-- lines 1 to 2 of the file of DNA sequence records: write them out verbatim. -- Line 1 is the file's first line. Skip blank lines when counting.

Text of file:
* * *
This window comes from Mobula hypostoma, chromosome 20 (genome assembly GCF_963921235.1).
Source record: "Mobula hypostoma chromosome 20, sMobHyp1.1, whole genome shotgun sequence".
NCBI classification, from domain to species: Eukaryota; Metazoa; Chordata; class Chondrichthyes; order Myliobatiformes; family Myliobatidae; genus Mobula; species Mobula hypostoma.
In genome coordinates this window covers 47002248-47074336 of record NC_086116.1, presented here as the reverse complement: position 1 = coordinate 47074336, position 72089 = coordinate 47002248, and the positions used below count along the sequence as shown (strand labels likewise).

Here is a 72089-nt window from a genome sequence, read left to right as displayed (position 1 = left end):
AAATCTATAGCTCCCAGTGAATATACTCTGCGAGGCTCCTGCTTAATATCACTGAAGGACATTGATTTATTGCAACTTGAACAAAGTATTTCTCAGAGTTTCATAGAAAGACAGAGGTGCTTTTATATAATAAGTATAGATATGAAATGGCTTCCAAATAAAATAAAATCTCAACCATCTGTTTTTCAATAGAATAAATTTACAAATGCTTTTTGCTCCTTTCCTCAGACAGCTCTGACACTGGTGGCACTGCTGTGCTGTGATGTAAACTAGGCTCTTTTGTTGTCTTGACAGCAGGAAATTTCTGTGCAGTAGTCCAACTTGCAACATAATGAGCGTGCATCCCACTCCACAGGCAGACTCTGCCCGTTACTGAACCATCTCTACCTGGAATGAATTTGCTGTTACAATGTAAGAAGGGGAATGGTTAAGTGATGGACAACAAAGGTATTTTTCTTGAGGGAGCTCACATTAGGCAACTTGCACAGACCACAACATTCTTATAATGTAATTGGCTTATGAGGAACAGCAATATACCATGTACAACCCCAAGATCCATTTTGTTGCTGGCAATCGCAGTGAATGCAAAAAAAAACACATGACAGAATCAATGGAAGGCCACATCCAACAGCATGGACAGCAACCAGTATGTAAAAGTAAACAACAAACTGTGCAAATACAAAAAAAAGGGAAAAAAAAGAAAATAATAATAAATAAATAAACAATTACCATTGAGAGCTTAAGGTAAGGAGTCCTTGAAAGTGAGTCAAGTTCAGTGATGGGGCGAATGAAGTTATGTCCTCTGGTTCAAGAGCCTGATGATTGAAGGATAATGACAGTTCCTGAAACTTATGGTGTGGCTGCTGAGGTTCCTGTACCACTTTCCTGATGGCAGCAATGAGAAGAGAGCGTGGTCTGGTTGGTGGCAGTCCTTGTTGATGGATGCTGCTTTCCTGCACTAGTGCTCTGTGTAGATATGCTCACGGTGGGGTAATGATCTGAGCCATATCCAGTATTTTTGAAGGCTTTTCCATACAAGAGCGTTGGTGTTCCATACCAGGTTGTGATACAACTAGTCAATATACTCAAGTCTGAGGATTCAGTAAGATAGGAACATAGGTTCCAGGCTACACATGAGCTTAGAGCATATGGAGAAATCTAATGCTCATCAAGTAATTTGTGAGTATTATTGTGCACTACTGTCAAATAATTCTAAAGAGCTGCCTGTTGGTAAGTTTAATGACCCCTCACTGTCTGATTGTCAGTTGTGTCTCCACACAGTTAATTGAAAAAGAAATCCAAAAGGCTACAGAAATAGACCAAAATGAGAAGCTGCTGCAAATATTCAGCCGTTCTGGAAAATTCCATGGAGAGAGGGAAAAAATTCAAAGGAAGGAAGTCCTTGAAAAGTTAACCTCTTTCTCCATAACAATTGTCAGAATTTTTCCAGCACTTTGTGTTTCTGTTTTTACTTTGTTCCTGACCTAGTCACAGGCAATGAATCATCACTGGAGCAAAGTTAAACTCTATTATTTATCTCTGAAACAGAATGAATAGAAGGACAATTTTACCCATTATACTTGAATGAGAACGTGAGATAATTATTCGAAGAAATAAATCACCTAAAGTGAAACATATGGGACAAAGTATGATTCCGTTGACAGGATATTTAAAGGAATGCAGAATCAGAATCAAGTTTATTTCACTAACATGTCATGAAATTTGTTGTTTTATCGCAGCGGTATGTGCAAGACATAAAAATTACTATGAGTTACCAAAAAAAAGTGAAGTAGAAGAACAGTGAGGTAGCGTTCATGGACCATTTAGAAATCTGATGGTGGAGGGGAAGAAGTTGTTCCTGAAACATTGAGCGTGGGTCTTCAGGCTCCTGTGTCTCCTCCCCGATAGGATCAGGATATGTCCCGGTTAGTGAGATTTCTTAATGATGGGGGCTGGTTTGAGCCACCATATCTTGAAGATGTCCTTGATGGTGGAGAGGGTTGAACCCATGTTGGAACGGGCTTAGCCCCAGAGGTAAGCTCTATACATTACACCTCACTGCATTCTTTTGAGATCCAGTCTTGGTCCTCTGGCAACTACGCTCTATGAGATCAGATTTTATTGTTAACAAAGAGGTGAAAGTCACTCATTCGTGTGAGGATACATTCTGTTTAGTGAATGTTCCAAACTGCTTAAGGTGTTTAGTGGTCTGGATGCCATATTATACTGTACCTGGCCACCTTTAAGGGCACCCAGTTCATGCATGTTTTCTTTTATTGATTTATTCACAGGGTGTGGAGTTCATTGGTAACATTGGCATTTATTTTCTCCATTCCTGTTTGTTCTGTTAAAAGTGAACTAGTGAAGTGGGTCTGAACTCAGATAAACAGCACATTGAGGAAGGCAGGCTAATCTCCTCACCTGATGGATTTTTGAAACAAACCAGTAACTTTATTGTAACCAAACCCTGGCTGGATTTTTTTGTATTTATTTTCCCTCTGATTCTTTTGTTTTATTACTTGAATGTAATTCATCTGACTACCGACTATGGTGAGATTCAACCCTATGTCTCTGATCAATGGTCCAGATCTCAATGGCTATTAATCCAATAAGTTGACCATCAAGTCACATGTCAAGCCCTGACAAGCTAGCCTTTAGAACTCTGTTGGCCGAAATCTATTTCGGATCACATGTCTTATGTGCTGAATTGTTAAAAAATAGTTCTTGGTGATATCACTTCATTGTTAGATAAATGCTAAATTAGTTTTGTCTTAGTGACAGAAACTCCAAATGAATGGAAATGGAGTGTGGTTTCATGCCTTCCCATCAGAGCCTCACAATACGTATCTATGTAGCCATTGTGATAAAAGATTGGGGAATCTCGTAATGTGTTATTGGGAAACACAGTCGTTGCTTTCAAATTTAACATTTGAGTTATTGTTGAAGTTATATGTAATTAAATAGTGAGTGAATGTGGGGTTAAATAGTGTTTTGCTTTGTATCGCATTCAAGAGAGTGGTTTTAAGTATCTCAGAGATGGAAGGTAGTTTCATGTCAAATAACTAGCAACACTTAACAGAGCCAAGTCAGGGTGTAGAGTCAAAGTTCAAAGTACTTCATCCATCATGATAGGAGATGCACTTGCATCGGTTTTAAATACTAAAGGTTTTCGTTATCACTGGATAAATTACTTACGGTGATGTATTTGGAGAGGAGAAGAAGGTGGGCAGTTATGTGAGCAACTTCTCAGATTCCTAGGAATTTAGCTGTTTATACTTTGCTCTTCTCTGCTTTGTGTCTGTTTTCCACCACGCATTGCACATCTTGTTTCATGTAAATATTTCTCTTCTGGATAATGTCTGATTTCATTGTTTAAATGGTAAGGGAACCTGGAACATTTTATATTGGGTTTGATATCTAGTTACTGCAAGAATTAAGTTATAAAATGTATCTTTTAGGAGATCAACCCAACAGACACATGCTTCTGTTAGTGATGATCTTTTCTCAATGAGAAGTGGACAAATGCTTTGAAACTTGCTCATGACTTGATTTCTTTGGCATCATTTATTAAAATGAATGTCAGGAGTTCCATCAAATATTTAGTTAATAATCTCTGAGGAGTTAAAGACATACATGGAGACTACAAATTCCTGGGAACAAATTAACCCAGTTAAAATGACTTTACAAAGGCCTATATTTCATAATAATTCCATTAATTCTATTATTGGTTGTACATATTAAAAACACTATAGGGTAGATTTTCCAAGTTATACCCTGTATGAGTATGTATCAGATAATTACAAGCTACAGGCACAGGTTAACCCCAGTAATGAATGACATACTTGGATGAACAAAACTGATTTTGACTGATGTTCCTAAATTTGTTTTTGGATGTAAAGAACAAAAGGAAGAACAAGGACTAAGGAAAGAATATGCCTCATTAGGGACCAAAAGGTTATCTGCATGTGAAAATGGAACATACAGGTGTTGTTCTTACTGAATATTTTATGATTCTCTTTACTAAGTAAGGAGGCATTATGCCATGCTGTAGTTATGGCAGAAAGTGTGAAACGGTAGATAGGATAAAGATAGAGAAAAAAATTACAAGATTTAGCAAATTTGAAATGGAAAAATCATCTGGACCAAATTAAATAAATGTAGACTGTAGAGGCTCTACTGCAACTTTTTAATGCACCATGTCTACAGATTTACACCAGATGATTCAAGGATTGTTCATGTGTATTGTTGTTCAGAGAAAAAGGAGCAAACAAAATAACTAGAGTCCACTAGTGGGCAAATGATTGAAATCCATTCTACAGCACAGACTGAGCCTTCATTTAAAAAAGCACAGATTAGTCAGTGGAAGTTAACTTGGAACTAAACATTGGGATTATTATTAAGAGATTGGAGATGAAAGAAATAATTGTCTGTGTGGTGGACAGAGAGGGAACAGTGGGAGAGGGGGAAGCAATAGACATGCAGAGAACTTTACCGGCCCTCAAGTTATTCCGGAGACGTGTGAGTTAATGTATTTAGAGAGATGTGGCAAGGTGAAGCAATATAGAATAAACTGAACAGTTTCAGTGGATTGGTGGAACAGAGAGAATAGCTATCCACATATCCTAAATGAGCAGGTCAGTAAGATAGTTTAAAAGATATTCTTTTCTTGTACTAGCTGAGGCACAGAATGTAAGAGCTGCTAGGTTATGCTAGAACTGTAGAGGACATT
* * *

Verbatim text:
This window comes from Mobula hypostoma, chromosome 20 (genome assembly GCF_963921235.1).
Source record: "Mobula hypostoma chromosome 20, sMobHyp1.1, whole genome shotgun sequence".